Greencastle veteran returns to Berlin

Shawn Hardy
Chris Kuhn of Greencastle, far left, and other participants in the Checkpoint Charlie Fountain’s Welcome Home to Berlin program are shown at the U.S. embassy overlooking the Brandenburg Gate and the capitol building.

Chris Kuhn was an 18-year-old Greencastle-Antrim High School graduate when he was stationed with the 5th Battalion, 502nd Infantry, the Berlin Brigade.

His three years in West Germany, 1985-1988, included the deadly 1986 bombing at a disco and a dose of radiation following the Chernobyl nuclear disaster.

Kuhn was on hand in 1987 for President Ronald Reagan’s famous “tear down this wall!” speech, yet he never thought the Berlin Wall dividing East and West Germany would come down or the Soviet Union would crumble.

He returned to a very different Berlin in September as part of a group of veterans whose service spanned from 1961 to 1991.

“It is important to keep the memory of Berlin alive … people forget what communism was,” said Kuhn.

Known for organizing reunions for soldiers who served in the shadow the the Berlin Wall and running a Facebook page for the Berlin Brigade, he was selected for the Checkpoint Charlie Foundation’s Welcome Home to Berlin program. According to the foundation website, the program was started in 1988 “to honor and remember those who risked their lives to protect Berlin’s freedom in the days of the Cold War. At the same time, the program serves to illustrate how much the city has developed since the fall of the wall, displaying economic growth, human creativity and metropolitan charm.”

 In the service 

Kuhn, the son of Betty Kuhn of Williamson Avenue and the late Leonard Kuhn, left for the Army on June 30, 1985, after graduating from Greencastle-Antrim High School. He said the military was his destiny, with both his father and his brother serving before him. His father’s cousin, Randy Kendle, was one of only six men from Greencastle killed in Vietnam.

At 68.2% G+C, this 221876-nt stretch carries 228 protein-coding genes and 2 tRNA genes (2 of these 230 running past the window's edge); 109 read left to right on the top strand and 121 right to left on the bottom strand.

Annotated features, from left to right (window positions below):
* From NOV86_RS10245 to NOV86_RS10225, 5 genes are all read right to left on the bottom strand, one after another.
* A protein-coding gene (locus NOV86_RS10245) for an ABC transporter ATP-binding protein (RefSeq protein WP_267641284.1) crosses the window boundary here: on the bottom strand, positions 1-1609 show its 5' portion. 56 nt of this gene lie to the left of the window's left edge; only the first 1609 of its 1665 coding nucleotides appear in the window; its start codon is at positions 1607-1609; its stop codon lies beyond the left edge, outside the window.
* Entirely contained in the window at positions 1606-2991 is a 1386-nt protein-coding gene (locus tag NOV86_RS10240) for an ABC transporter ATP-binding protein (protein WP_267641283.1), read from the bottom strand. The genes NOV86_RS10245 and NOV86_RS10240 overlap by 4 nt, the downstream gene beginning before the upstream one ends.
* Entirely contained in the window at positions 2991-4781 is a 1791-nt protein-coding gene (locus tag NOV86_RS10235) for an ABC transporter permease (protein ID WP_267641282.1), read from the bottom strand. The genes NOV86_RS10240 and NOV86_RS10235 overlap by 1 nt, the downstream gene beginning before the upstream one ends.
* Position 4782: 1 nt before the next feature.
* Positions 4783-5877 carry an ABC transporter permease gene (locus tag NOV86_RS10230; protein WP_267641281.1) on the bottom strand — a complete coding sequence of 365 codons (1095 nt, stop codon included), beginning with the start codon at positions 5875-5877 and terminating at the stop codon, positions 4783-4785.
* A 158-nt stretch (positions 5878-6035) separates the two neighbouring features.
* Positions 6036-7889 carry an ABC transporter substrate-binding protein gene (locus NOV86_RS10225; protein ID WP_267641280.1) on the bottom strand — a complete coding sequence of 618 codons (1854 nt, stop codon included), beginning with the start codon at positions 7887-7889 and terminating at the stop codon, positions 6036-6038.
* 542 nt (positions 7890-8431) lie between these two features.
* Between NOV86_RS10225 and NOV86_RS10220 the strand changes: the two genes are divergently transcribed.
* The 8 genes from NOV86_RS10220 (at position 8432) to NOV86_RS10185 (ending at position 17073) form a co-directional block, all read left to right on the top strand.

He recalls traveling from Frankfurt to Berlin the soldiers had to put on civilian clothes and their train could only travel at night, and remembers getting settled in and seeing a guard tower at the wall.

“In the 1980s, you never knew when World War III was coming,” said Kuhn, who had 10 years of active and Army reserve service.

He also remembers when his mother called him on Nov. 9, 1989, and told him to turn on the TV. It was the day East Germans were allowed to cross the wall.

 On the tour 

“The city has changed, good and bad, but the people are the same,” said Kuhn, who lives in Greencastle with his wife, Amy, and works in forklift repair at Tractor Supply Co. in Hagerstown. The group got to walk through the Brandenburg Gate, a symbol of not only the tumultuous history of Europe and Germany, but also of European unity and peace, according to Wikipedia.

They also visited Potsdam, where “Churchill, Stalin and Truman got together and carved up Germany,” Kuhn explained; toured “Little America,” which was everywhere the U.S. Army was; and visited the Reichstag, a government building and met with government officials. They spent a day with the German military at their joint operations center, where they American flag was flown in their honor.

A highlight for Kuhn was the three-hour Q&A session he and two other members of the tour had at a high school that ended with a standing ovation.

The students’ questions ranged from “were you scared?” and “did you think you were going to die?” to “what do you think of the new president?”

One student asked if he had hated the Soviets.

“I said, ‘No, we’d just sit in front of the guard tower with six packs and try to tempt them to come over,’” Kuhn recalled.

“A soldier doesn’t want to go to war and once war starts, you’re fighting for the buddy beside you,” said Kuhn. “It doesn’t matter where you’re from we all deserve a place on this earth and we gotta do it without killing each other.”